University of Chicago Press, Apr 15, 1992 - Social Science - 353 pages
Immigration, writes Maldwyn Allen Jones, was America's historic raison d'Ítre. Reminding us that the history of immigration to the United States is also the history of emigration from somewhere else, Mr. Jones considers the forces that uprooted emigrants from their homes in different parts of the world and analyzes the social, economic, and psychological adjustments that American life demanded of them—adjustments essentially the same for the Jamestown settlers and for Vietnamese refugees. As well as measuring the impact of America on the lives of the sixty million or so immigrants who have arrived since 1607, he assesses their role in industrialization, the westward movement, labor organization, politics, foreign policy, the growth of American nationalism, and the theory and practice of democracy.
In this new edition, Jones brings his history of immigration to the United States up to 1990. His new chapter covers the major changes in immigration patterns caused by changes in legislation, such as the Immigration and Nationality Act of 1965.
"It is done with a grasp of regional, chronological, national and racial information, plus that 'feel' for the situation which can come only from the vast resources and a gift for interpretation."—A. T. DeGroot, Christian Century
"A scholarly contribution, based on a thorough mastery of the subject."—Carl Wittke, Journal of Southern History
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Ethnic Discord and the Growth of American Nationality
The New Nation and Its Immigrants 17831815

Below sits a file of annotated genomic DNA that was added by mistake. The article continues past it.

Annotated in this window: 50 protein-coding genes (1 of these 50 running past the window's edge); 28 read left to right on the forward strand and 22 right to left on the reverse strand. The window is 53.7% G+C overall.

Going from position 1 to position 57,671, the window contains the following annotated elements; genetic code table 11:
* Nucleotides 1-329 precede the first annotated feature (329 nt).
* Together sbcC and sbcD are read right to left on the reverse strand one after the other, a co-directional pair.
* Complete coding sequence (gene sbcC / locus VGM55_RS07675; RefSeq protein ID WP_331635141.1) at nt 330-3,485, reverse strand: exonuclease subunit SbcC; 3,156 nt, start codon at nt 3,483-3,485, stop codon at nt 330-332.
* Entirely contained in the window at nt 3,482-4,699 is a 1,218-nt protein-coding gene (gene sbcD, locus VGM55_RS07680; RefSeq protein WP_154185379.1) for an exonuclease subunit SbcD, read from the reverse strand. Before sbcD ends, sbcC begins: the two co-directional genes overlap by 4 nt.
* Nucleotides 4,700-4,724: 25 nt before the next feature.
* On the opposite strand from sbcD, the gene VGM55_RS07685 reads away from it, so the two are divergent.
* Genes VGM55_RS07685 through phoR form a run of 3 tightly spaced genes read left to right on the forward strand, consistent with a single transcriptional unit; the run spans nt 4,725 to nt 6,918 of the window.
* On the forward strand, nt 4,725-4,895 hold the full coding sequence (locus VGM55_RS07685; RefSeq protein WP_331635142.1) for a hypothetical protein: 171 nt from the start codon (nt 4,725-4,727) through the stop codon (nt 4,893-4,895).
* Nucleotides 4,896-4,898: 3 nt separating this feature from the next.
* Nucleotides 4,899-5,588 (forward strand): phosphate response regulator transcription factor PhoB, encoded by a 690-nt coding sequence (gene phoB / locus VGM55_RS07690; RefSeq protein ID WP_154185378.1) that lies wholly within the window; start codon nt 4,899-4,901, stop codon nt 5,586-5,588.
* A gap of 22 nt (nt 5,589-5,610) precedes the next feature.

The Rise of Mass Immigration 181560
Patterns of Distribution and of Adjustment 181560
Nativism Sectional Controversy and Civil War 183065
Immigrants in Industrial America 18651920
The Demand for Restriction 18821924
The Consequences of Restriction 192459
The New American Mosaic 196091
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Common terms and phrases
agricultural aliens American areas arrival attempt became become began British brought Catholic cause cent century church cities Civil colonies communities concentration concern Congress continued cultural decade depression developed Dutch earlier early East eastern economic effect efforts emigration England English especially established ethnic Europe European example existence fact fear followed force foreign foreign-born French further German grants groups History immigrants important increased industry influence Ireland Irish Italian Italy Jewish Jews labor land language later less majority mass migration million movement nativism nativist natural newcomers North organized origin party Pennsylvania period political population practice proportion reached refugees region religious remained Republican responsible restriction result Scotch-Irish servants settled similar skilled social society South southern success tended thousand tion trade Union United vote West western workers World York
Page 329 - Paul Kleppner, The Cross of Culture: A Social Analysis of Midwestern Politics, 1850-1900 (New York: Free Press, 1970) and The Third Electoral System, 1853-1892: Parties, Voters, and Political Cultures (Chapel Hill: University of North Carolina Press, 1979).
References to this book
American Regional Dialects: A Word Geography
Craig M. Carver
No preview available - 1987
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The American Kaleidoscope: Race, Ethnicity, and the Civic Culture
Lawrence H. Fuchs
Limited preview - 1990